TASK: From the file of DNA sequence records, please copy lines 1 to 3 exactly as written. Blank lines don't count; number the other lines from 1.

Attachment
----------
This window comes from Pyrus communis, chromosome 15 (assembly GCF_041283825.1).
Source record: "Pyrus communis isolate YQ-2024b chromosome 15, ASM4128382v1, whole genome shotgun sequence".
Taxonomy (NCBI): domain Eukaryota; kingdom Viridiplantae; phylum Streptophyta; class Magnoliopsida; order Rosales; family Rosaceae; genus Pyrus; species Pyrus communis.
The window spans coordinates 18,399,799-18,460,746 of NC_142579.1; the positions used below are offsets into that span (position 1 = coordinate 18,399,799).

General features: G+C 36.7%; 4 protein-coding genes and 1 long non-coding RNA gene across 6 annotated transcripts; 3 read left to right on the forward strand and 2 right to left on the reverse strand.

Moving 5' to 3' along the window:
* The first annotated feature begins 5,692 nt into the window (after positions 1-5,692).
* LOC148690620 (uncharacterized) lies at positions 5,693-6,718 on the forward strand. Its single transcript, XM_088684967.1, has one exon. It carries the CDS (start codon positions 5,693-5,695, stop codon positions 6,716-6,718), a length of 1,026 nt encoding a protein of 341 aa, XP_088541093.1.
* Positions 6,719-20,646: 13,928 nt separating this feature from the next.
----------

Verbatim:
This window comes from Pyrus communis, chromosome 15 (assembly GCF_041283825.1).
Source record: "Pyrus communis isolate YQ-2024b chromosome 15, ASM4128382v1, whole genome shotgun sequence".
Taxonomy (NCBI): domain Eukaryota; kingdom Viridiplantae; phylum Streptophyta; class Magnoliopsida; order Rosales; family Rosaceae; genus Pyrus; species Pyrus communis.